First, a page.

Not long ago, Justice Minister Peter MacKay actually said homeless people should sell off "a bit of property" to come up with the cash to pay the mandatory victim surcharge if they're convicted of an offence.
An Ontario judge has just replied with a forceful response: the mandatory surcharge is unconstitutional.
Here's how we got here:
- As part of its dubious "tough on crime" agenda, the Conservative government brought in the surcharge last October, removing a judge's discretion to waive fees if an offender was so poor that he could not pay the penalty. The new rules doubled the fine for a summary offence to $100 and $200 for an indictable offence. The money is earmarked for victims' services.
- Since then, judges across the country have been finding creative ways around the rules when faced with homeless people who live in shelters. Strategies have included giving people 50 years to pay off the fine.
- In response, MacKay lashed out at judges in December, saying people should just sell some of their belongings to cover the cost.
- In his decision released Thursday striking down the mandatory surcharge, Ontario Court Justice David Paciocco ruled that a reasonable person would find $900 in mandatory victim surcharges (for nine separate "nuisance" crimes committed by Shaun Michael while he was extremely intoxicated) as cruel and unusual punishment.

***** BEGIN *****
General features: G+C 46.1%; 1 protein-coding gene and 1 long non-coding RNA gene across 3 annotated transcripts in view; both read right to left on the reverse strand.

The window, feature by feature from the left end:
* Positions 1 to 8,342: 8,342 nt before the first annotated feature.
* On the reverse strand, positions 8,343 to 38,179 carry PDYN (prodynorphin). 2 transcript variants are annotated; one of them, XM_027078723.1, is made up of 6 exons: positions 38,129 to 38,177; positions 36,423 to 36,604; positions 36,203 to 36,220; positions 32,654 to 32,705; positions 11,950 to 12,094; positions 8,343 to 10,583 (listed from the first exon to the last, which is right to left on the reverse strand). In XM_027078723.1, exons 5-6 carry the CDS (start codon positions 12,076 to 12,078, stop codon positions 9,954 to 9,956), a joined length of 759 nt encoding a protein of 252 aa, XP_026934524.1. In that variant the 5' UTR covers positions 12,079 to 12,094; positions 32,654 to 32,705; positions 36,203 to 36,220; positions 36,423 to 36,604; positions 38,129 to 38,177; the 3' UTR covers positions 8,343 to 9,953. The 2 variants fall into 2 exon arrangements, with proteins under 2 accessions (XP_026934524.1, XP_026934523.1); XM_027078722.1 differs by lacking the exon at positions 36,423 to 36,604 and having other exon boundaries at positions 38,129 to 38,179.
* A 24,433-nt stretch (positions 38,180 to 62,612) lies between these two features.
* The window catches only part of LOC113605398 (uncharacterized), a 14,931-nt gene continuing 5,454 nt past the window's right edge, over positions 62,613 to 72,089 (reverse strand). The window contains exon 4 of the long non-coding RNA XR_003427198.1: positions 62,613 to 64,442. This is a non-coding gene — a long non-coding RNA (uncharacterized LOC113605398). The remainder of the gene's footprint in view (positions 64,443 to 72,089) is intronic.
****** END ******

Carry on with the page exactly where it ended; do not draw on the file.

Michael, 26, is described in the Ottawa Citizen as an "addicted, impoverished and troubled" young Inuit man who survives on a street allowance of $250 a month.
Each of the $100 victim surcharges amounted to an "otherworldly" for Michael, the judge ruled.
"This is a crushing amount for him, beyond his foreseeable means. It is a sum that, in relative hardship, is many multiples of what a moneyed offender would have to pay," Paciocco wrote. “Simply put, Mr. Michael is being treated more harshly because of his poverty than someone who is wealthy," Justice Paciocco wrote.
Over to you, Minister MacKay. Free advice: Don't talk about selling belongings.